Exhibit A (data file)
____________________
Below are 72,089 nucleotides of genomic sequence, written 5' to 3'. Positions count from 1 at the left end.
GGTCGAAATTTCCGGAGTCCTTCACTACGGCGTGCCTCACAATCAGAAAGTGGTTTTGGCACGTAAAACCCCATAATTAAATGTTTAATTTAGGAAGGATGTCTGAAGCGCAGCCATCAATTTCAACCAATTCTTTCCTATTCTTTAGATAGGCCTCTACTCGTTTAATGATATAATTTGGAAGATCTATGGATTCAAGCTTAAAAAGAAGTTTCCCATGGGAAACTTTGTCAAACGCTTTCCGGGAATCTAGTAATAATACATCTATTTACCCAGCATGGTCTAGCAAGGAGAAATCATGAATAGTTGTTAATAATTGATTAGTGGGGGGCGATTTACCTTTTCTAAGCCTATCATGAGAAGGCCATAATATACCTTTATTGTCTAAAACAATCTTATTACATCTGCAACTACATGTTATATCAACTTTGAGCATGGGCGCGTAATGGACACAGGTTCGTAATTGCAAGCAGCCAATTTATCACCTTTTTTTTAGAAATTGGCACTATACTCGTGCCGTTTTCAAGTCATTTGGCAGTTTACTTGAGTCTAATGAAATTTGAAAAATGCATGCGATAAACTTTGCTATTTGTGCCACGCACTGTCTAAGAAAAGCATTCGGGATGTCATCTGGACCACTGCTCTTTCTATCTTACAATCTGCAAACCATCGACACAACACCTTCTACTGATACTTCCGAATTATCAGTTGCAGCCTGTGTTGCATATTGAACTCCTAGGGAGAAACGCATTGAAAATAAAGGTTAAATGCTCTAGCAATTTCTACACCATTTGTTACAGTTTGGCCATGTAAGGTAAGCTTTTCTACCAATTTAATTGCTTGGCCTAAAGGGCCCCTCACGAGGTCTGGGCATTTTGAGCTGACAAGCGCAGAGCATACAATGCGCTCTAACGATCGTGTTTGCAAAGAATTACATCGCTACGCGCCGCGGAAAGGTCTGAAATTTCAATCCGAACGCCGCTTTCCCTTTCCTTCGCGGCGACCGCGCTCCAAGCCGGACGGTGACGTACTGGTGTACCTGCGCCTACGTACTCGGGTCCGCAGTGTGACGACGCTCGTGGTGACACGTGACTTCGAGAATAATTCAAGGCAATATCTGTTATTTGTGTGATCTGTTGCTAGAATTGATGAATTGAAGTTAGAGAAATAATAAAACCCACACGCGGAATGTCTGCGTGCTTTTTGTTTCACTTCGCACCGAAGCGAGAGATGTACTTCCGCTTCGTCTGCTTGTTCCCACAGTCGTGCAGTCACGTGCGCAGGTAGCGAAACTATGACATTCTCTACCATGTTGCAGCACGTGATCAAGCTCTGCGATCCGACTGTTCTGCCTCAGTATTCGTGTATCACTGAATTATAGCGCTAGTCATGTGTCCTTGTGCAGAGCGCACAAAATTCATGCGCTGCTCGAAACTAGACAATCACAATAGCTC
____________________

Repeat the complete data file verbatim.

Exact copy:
Below are 72,089 nucleotides of genomic sequence, written 5' to 3'. Positions count from 1 at the left end.
GGTCGAAATTTCCGGAGTCCTTCACTACGGCGTGCCTCACAATCAGAAAGTGGTTTTGGCACGTAAAACCCCATAATTAAATGTTTAATTTAGGAAGGATGTCTGAAGCGCAGCCATCAATTTCAACCAATTCTTTCCTATTCTTTAGATAGGCCTCTACTCGTTTAATGATATAATTTGGAAGATCTATGGATTCAAGCTTAAAAAGAAGTTTCCCATGGGAAACTTTGTCAAACGCTTTCCGGGAATCTAGTAATAATACATCTATTTACCCAGCATGGTCTAGCAAGGAGAAATCATGAATAGTTGTTAATAATTGATTAGTGGGGGGCGATTTACCTTTTCTAAGCCTATCATGAGAAGGCCATAATATACCTTTATTGTCTAAAACAATCTTATTACATCTGCAACTACATGTTATATCAACTTTGAGCATGGGCGCGTAATGGACACAGGTTCGTAATTGCAAGCAGCCAATTTATCACCTTTTTTTTAGAAATTGGCACTATACTCGTGCCGTTTTCAAGTCATTTGGCAGTTTACTTGAGTCTAATGAAATTTGAAAAATGCATGCGATAAACTTTGCTATTTGTGCCACGCACTGTCTAAGAAAAGCATTCGGGATGTCATCTGGACCACTGCTCTTTCTATCTTACAATCTGCAAACCATCGACACAACACCTTCTACTGATACTTCCGAATTATCAGTTGCAGCCTGTGTTGCATATTGAACTCCTAGGGAGAAACGCATTGAAAATAAAGGTTAAATGCTCTAGCAATTTCTACACCATTTGTTACAGTTTGGCCATGTAAGGTAAGCTTTTCTACCAATTTAATTGCTTGGCCTAAAGGGCCCCTCACGAGGTCTGGGCATTTTGAGCTGACAAGCGCAGAGCATACAATGCGCTCTAACGATCGTGTTTGCAAAGAATTACATCGCTACGCGCCGCGGAAAGGTCTGAAATTTCAATCCGAACGCCGCTTTCCCTTTCCTTCGCGGCGACCGCGCTCCAAGCCGGACGGTGACGTACTGGTGTACCTGCGCCTACGTACTCGGGTCCGCAGTGTGACGACGCTCGTGGTGACACGTGACTTCGAGAATAATTCAAGGCAATATCTGTTATTTGTGTGATCTGTTGCTAGAATTGATGAATTGAAGTTAGAGAAATAATAAAACCCACACGCGGAATGTCTGCGTGCTTTTTGTTTCACTTCGCACCGAAGCGAGAGATGTACTTCCGCTTCGTCTGCTTGTTCCCACAGTCGTGCAGTCACGTGCGCAGGTAGCGAAACTATGACATTCTCTACCATGTTGCAGCACGTGATCAAGCTCTGCGATCCGACTGTTCTGCCTCAGTATTCGTGTATCACTGAATTATAGCGCTAGTCATGTGTCCTTGTGCAGAGCGCACAAAATTCATGCGCTGCTCGAAACTAGACAATCACAATAGCTC